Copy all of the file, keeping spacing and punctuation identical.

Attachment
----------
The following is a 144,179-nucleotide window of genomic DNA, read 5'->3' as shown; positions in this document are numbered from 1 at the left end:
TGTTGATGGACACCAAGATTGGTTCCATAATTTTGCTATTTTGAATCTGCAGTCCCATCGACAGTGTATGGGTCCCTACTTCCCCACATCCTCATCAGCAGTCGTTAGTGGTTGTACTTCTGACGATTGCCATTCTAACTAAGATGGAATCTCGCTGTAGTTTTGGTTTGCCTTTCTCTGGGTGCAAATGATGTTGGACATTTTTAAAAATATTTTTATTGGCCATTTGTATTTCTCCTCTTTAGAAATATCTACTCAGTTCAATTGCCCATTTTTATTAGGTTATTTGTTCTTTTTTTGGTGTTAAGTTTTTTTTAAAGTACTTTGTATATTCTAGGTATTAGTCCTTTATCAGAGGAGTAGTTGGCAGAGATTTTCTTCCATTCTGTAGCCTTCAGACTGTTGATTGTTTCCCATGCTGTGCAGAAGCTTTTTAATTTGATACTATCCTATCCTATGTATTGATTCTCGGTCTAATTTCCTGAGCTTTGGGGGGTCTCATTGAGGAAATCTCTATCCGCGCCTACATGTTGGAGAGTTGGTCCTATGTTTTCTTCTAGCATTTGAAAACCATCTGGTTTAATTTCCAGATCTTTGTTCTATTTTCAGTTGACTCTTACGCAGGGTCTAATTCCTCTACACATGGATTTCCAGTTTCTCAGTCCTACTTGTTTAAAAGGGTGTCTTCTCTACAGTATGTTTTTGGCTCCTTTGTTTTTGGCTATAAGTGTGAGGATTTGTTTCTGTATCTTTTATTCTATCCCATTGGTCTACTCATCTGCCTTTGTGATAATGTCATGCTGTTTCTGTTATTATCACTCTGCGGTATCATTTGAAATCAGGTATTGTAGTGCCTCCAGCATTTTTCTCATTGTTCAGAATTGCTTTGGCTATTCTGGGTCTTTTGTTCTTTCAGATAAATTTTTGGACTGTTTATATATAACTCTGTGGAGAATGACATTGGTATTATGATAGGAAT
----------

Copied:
The following is a 144,179-nucleotide window of genomic DNA, read 5'->3' as shown; positions in this document are numbered from 1 at the left end:
TGTTGATGGACACCAAGATTGGTTCCATAATTTTGCTATTTTGAATCTGCAGTCCCATCGACAGTGTATGGGTCCCTACTTCCCCACATCCTCATCAGCAGTCGTTAGTGGTTGTACTTCTGACGATTGCCATTCTAACTAAGATGGAATCTCGCTGTAGTTTTGGTTTGCCTTTCTCTGGGTGCAAATGATGTTGGACATTTTTAAAAATATTTTTATTGGCCATTTGTATTTCTCCTCTTTAGAAATATCTACTCAGTTCAATTGCCCATTTTTATTAGGTTATTTGTTCTTTTTTTGGTGTTAAGTTTTTTTTAAAGTACTTTGTATATTCTAGGTATTAGTCCTTTATCAGAGGAGTAGTTGGCAGAGATTTTCTTCCATTCTGTAGCCTTCAGACTGTTGATTGTTTCCCATGCTGTGCAGAAGCTTTTTAATTTGATACTATCCTATCCTATGTATTGATTCTCGGTCTAATTTCCTGAGCTTTGGGGGGTCTCATTGAGGAAATCTCTATCCGCGCCTACATGTTGGAGAGTTGGTCCTATGTTTTCTTCTAGCATTTGAAAACCATCTGGTTTAATTTCCAGATCTTTGTTCTATTTTCAGTTGACTCTTACGCAGGGTCTAATTCCTCTACACATGGATTTCCAGTTTCTCAGTCCTACTTGTTTAAAAGGGTGTCTTCTCTACAGTATGTTTTTGGCTCCTTTGTTTTTGGCTATAAGTGTGAGGATTTGTTTCTGTATCTTTTATTCTATCCCATTGGTCTACTCATCTGCCTTTGTGATAATGTCATGCTGTTTCTGTTATTATCACTCTGCGGTATCATTTGAAATCAGGTATTGTAGTGCCTCCAGCATTTTTCTCATTGTTCAGAATTGCTTTGGCTATTCTGGGTCTTTTGTTCTTTCAGATAAATTTTTGGACTGTTTATATATAACTCTGTGGAGAATGACATTGGTATTATGATAGGAAT